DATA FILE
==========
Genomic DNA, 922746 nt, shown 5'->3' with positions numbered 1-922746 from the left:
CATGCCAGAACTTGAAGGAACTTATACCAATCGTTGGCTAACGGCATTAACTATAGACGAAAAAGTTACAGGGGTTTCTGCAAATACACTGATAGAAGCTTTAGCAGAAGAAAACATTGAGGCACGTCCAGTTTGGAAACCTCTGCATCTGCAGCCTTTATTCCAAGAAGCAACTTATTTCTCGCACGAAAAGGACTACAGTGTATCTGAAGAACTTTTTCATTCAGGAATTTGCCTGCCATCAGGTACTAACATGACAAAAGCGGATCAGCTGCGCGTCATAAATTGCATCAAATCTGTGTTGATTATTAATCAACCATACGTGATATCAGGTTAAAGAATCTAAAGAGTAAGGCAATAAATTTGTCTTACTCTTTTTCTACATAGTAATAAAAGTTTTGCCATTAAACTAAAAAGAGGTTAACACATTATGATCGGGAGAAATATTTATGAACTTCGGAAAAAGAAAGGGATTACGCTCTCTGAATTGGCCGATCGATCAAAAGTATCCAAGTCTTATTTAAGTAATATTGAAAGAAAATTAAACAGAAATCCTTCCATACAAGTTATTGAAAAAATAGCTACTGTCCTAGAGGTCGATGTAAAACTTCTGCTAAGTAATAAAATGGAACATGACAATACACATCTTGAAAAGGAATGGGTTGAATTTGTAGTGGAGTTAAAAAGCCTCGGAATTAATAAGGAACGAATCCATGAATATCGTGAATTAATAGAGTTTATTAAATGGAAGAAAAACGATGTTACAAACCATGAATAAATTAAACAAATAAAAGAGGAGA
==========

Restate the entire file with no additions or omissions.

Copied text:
Genomic DNA, 922746 nt, shown 5'->3' with positions numbered 1-922746 from the left:
CATGCCAGAACTTGAAGGAACTTATACCAATCGTTGGCTAACGGCATTAACTATAGACGAAAAAGTTACAGGGGTTTCTGCAAATACACTGATAGAAGCTTTAGCAGAAGAAAACATTGAGGCACGTCCAGTTTGGAAACCTCTGCATCTGCAGCCTTTATTCCAAGAAGCAACTTATTTCTCGCACGAAAAGGACTACAGTGTATCTGAAGAACTTTTTCATTCAGGAATTTGCCTGCCATCAGGTACTAACATGACAAAAGCGGATCAGCTGCGCGTCATAAATTGCATCAAATCTGTGTTGATTATTAATCAACCATACGTGATATCAGGTTAAAGAATCTAAAGAGTAAGGCAATAAATTTGTCTTACTCTTTTTCTACATAGTAATAAAAGTTTTGCCATTAAACTAAAAAGAGGTTAACACATTATGATCGGGAGAAATATTTATGAACTTCGGAAAAAGAAAGGGATTACGCTCTCTGAATTGGCCGATCGATCAAAAGTATCCAAGTCTTATTTAAGTAATATTGAAAGAAAATTAAACAGAAATCCTTCCATACAAGTTATTGAAAAAATAGCTACTGTCCTAGAGGTCGATGTAAAACTTCTGCTAAGTAATAAAATGGAACATGACAATACACATCTTGAAAAGGAATGGGTTGAATTTGTAGTGGAGTTAAAAAGCCTCGGAATTAATAAGGAACGAATCCATGAATATCGTGAATTAATAGAGTTTATTAAATGGAAGAAAAACGATGTTACAAACCATGAATAAATTAAACAAATAAAAGAGGAGA